David Cordero

iOS and tvOS developer at @Zattoo. Amateur Triathlete. Passionate about coding and lifelong learning.

Working with TapGestures in Swift

02 Mar 2017 » UX, Design, Development

A lot of great improvements have been released as part of the last major update of Swift. Swift is growing and growing and, in my opinion, the direction that it is taking is really promising.

On the other hand, it is also true that certain Apple APIs do not have yet the most desirable interface one could wish taking advantage of all those new capabilites of Swift.

If you work in a tvOS project, there is one of them that you will have to use quite often, it is UITapGesturesRecognizer, which is a pretty common way to create custom gestures for Siri Remote.

image

More specifically, I am speaking about the way the allowed touch and press types are set to them.

let gesture = UITapGestureRecognizer(target: self, action: #selector(trigger))
gesture.allowedPressTypes = [NSNumber(value: UIPressType.menu.rawValue)]
gesture.allowedTouchTypes = [NSNumber(value: UITouchType.indirect.rawValue)]
view.addGestureRecognizer(gesture)

The previous code is written in Swift 3, but you can find below the evolution of it during the last years:

// Objective-C:
gesture.allowedPressTypes = @[@UIPressTypeMenu];
gesture.allowedTouchTypes = @[@UITouchTypeIndirect];
// Swift 2:
gesture.allowedPressTypes = [UIPressType.Menu.rawValue]
gesture.allowedTouchTypes = [UITouchType.Indirect.rawValue]
// Swift 3:
gesture.allowedPressTypes = [NSNumber(value: UIPressType.menu.rawValue)]
gesture.allowedTouchTypes = [NSNumber(value: UITouchType.indirect.rawValue)]

As you can see, each iteration is making this code less and less readable adding redundant verbosity inherited from the evolution of NSNumber.

Some days ago I was speaking about this issue with my colleague Mr Chris Goldsby as result of the work that we are doing to migrate Zattoo to Swift 3.

image

And… he gave me a great idea. In fact, it is not that hard to get an interface as clean and readable as the one desired by Mr Chris.

After all, these two properties are just arrays of NSNumbers. It should not be hard to create them right? all we need is an extension to create a predefined set of NSNumbers for the different press and touch types.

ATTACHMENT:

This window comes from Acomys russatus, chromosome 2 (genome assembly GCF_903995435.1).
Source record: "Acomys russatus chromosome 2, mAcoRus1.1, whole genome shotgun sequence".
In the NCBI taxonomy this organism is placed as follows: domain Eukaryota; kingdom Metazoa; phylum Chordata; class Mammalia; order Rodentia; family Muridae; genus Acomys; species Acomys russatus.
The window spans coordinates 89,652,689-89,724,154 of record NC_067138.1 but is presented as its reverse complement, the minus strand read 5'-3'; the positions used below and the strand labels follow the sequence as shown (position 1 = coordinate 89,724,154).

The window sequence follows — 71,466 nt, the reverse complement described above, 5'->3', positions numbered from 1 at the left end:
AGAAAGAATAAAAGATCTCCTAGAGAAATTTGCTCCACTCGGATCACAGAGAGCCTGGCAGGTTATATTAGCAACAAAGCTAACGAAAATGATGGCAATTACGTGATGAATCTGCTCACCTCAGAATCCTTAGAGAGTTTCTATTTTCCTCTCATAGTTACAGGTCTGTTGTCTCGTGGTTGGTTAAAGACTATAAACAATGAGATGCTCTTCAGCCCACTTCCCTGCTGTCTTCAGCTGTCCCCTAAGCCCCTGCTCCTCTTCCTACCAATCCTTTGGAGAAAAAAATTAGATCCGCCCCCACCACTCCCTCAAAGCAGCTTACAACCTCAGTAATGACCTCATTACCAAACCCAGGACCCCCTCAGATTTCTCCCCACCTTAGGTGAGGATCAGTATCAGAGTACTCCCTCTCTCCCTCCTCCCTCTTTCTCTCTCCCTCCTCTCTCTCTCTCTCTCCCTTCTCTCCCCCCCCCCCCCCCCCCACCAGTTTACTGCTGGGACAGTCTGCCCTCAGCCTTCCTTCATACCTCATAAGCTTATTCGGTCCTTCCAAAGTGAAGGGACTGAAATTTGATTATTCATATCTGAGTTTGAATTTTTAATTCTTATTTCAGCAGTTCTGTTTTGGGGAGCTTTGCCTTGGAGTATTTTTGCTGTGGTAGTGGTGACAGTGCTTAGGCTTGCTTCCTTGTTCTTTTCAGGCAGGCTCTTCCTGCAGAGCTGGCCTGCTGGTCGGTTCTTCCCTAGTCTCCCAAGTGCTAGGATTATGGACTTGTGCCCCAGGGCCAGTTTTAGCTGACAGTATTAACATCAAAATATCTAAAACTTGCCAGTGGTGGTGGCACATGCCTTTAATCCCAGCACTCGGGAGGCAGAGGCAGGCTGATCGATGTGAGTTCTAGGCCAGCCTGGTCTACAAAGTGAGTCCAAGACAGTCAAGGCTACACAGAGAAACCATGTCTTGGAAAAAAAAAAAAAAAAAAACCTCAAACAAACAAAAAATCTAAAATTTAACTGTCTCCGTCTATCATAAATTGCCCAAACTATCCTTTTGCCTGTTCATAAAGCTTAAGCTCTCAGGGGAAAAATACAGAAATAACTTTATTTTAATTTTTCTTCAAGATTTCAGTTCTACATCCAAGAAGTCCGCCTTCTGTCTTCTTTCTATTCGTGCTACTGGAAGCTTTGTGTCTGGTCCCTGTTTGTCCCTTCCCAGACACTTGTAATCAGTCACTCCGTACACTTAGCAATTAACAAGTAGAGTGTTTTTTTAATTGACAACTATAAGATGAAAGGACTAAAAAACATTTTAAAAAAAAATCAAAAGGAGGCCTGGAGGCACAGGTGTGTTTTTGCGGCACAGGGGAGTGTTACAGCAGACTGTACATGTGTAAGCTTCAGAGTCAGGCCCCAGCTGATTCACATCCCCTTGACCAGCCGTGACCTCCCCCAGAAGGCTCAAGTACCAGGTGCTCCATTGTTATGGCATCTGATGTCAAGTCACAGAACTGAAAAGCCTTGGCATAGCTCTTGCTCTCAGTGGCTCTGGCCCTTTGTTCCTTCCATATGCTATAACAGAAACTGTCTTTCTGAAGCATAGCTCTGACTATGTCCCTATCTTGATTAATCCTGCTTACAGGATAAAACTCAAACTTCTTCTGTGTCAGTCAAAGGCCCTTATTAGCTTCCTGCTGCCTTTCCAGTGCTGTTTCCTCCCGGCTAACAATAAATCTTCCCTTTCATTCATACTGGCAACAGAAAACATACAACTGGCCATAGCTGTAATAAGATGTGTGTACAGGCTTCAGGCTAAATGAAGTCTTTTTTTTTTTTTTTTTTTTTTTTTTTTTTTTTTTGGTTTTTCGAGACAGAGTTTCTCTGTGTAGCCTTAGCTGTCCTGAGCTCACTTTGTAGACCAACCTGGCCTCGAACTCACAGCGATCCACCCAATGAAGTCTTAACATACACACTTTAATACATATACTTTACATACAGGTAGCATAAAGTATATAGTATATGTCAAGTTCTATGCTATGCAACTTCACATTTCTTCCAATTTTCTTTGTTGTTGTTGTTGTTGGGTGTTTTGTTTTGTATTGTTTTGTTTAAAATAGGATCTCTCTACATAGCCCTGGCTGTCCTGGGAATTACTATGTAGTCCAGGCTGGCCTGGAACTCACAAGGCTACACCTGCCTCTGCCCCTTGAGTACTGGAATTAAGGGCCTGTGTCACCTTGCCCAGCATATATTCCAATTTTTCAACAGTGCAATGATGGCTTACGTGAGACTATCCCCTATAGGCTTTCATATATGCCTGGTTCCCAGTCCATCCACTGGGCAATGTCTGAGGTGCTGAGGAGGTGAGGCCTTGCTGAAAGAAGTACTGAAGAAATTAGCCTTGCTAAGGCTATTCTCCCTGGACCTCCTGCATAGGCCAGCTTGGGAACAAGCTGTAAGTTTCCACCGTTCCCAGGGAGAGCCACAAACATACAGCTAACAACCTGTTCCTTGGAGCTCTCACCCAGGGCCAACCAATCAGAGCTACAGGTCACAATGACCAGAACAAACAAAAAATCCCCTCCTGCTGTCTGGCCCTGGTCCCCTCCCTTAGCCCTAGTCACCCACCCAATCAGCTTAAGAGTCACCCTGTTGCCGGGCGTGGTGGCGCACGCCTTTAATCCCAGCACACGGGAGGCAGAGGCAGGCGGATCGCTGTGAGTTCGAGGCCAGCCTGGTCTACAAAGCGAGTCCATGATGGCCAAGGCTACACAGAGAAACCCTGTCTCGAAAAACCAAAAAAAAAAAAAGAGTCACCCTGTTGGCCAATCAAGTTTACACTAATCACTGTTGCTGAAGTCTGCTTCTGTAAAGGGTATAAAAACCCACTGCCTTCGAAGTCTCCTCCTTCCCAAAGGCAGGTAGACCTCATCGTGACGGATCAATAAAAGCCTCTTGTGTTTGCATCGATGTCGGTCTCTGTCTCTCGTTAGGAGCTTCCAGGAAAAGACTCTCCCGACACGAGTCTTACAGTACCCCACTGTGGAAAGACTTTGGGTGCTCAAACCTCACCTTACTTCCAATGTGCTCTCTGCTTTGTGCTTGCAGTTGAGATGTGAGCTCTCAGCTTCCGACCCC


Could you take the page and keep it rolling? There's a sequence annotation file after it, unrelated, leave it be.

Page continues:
extension NSNumber {
    static var menu: NSNumber {
        return NSNumber(pressType: .menu)
    }
    static var playPause: NSNumber {
        return NSNumber(pressType: .playPause)
    }
    static var select: NSNumber {
        return NSNumber(pressType: .select)
    }
    static var upArrow: NSNumber {
        return NSNumber(pressType: .upArrow)
    }
    
    static var downArrow: NSNumber {
        return NSNumber(pressType: .downArrow)
    }
    static var leftArrow: NSNumber {
        return NSNumber(pressType: .leftArrow)
    }
    static var rightArrow: NSNumber {
        return NSNumber(pressType: .rightArrow)
    }
    // MARK: - Private
    
    private convenience init(pressType: UIPressType) {
        self.init(integerLiteral: pressType.rawValue)
    }
}
extension NSNumber {
    static var direct: NSNumber {
        return NSNumber(touchType: .direct)
    }
    static var indirect: NSNumber {
        return NSNumber(touchType: .indirect)
    }
    // MARK: - Private
    
    private convenience init(touchType: UITouchType) {
        self.init(integerLiteral: touchType.rawValue)
    }
}

And that’s all… we can already define our gestures recognizers in a more readable way:

let gesture = UITapGestureRecognizer(target: self, action: .upDownGestureWasTriggered)
gesture.allowedPressTypes = [.upArrow, .downArrow]
gesture.allowedTouchTypes = [.indirect]
view.addGestureRecognizer(gesture)

{ Closure, all the things !!! }

Well… that is not actually all…

I am sorry, but I could not finish this post at this point, speaking about making UITapGestureRecognizers more readable, and at the same time presenting at the end an interface working with Selectors.

Selectors are a great interface provided by a lot of Apple APIs, and they are really powerful.

But the fact is that Selectors are coming from Objective C, working with dynamic dispatch taking advantage of objc runtime. I am pretty sure that they will be replaced by closures in the near future.

The good part is that with just a little bit of creativeness and… wrappiness :D … we can get a more Swifty interface out Selectors.

final class TapGestureRecognizer: UITapGestureRecognizer {
    private let callback: () -> Void
    
    public init(allowedPressTypes: [NSNumber] = [], allowedTouchTypes: [NSNumber] = [.indirect], callback: @escaping () -> Void) {
        self.callback = callback
        super.init(target: nil, action: nil)
        self.allowedPressTypes = allowedPressTypes
        self.allowedTouchTypes = allowedTouchTypes
        addTarget(self, action: #selector(invokeCallback))
    }
    // MARK: — Private
    
    @objc private func invokeCallback() {
        callback()
    }
}

And that’s all (once again). We can already define our gestures recognizers in a definitely more readable and Swifty way:

let gesture = TapGestureRecognizer(allowedPressTypes: [.menu]) {
    // Menu key was pressed
}
view.addGestureRecognizer(gesture)

Conclusion

Probably (and hopefully), Apple will give soon all the love and tender to those APIs that still need it, but in the meanwhile, they are a good excuse to be creative, getting as result more readable code… Don’t be shy !!!

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